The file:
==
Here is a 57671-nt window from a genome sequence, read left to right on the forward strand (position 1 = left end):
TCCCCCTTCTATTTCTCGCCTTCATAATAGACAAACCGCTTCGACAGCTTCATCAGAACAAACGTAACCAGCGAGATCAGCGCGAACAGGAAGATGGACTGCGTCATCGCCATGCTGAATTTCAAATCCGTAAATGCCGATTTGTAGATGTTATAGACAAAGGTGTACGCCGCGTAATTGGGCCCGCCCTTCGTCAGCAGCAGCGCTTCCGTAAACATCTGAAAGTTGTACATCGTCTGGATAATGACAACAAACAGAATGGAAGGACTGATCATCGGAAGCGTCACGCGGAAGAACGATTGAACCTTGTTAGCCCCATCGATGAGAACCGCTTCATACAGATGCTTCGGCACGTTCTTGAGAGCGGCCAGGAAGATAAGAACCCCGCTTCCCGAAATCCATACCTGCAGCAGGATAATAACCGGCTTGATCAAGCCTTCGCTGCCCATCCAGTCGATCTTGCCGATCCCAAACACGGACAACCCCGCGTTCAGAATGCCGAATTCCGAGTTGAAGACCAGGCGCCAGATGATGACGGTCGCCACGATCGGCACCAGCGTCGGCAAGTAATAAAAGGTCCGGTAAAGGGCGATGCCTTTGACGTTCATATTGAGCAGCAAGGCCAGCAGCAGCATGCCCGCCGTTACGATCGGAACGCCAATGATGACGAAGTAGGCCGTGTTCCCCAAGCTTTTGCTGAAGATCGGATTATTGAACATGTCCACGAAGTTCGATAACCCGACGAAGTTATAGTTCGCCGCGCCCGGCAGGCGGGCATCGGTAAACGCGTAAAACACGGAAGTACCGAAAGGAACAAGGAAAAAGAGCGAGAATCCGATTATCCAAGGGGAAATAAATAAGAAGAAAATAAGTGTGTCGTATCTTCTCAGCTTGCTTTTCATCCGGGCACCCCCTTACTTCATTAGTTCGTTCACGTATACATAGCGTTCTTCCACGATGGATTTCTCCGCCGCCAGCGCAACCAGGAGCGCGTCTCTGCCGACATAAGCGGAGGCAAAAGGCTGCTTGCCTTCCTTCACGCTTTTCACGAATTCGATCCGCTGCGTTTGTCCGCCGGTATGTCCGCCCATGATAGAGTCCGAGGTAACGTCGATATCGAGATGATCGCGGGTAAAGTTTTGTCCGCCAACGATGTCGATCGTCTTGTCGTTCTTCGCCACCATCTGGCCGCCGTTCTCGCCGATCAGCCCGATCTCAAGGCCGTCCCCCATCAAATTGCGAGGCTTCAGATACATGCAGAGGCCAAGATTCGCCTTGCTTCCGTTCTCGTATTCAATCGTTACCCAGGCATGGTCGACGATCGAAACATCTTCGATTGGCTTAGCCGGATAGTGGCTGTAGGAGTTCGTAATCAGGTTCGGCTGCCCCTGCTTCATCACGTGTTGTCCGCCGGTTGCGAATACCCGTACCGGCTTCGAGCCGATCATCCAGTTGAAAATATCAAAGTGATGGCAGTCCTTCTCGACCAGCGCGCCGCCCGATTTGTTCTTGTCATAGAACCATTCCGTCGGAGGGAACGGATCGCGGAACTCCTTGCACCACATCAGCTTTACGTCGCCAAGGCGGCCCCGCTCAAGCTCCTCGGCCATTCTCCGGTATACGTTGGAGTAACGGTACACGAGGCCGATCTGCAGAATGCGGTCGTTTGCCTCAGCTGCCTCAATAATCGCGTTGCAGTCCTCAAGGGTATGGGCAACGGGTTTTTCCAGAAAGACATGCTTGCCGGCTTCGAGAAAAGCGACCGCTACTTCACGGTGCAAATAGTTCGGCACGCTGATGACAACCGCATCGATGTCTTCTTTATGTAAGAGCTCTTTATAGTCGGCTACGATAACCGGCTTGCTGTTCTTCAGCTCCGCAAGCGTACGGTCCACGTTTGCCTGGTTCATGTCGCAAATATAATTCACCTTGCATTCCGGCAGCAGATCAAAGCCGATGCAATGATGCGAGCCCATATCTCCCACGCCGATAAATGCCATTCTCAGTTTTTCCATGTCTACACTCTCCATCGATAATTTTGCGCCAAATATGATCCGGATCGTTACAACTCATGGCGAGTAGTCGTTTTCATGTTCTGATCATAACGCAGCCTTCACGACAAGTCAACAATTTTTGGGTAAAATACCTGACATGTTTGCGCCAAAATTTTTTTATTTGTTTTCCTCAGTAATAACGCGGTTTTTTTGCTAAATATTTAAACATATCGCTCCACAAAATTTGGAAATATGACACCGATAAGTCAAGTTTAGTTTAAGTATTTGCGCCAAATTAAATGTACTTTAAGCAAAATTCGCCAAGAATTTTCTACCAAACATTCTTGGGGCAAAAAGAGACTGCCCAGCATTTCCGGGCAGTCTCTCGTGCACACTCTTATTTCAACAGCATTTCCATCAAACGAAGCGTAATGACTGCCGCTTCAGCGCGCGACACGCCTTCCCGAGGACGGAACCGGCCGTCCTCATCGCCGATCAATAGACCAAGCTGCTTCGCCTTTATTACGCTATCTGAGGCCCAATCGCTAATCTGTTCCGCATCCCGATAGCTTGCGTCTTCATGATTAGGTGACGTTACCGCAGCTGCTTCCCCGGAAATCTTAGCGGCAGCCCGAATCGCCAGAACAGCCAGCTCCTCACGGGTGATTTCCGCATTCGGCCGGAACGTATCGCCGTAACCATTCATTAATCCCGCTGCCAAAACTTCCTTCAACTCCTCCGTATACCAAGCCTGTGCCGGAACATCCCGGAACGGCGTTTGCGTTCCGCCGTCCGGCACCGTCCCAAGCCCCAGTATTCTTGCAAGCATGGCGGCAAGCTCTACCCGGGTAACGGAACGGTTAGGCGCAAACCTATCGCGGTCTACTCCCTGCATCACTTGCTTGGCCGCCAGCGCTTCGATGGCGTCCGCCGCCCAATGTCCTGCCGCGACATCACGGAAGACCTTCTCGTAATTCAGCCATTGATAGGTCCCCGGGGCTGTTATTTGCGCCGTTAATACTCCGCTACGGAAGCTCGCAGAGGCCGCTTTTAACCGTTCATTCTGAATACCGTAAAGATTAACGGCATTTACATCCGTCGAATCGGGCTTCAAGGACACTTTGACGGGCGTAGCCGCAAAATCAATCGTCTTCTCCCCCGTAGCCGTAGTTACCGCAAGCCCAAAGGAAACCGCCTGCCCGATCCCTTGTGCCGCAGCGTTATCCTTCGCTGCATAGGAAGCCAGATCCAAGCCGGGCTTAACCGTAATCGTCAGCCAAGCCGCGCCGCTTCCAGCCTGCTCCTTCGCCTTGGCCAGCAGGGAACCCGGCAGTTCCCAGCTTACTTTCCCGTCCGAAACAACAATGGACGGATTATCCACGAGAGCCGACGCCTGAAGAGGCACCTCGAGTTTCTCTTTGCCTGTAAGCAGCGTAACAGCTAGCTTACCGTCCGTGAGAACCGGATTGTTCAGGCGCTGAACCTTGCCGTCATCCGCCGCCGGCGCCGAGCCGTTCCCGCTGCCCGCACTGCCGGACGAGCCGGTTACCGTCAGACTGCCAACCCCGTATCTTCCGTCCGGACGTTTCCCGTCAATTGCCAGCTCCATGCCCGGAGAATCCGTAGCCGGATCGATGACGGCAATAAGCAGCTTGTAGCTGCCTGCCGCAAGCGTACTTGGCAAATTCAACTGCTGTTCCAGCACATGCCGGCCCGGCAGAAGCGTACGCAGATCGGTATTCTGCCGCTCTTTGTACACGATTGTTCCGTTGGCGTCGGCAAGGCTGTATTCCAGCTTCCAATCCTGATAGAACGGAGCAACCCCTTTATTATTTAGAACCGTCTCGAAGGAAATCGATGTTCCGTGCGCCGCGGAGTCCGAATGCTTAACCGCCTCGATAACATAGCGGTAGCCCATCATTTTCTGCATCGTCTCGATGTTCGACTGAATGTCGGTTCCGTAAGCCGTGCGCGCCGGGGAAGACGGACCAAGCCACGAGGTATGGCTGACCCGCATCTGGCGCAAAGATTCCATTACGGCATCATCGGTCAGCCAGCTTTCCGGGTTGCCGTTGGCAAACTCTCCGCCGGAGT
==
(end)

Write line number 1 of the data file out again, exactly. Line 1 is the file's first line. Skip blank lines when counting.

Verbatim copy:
Here is a 57671-nt window from a genome sequence, read left to right on the forward strand (position 1 = left end):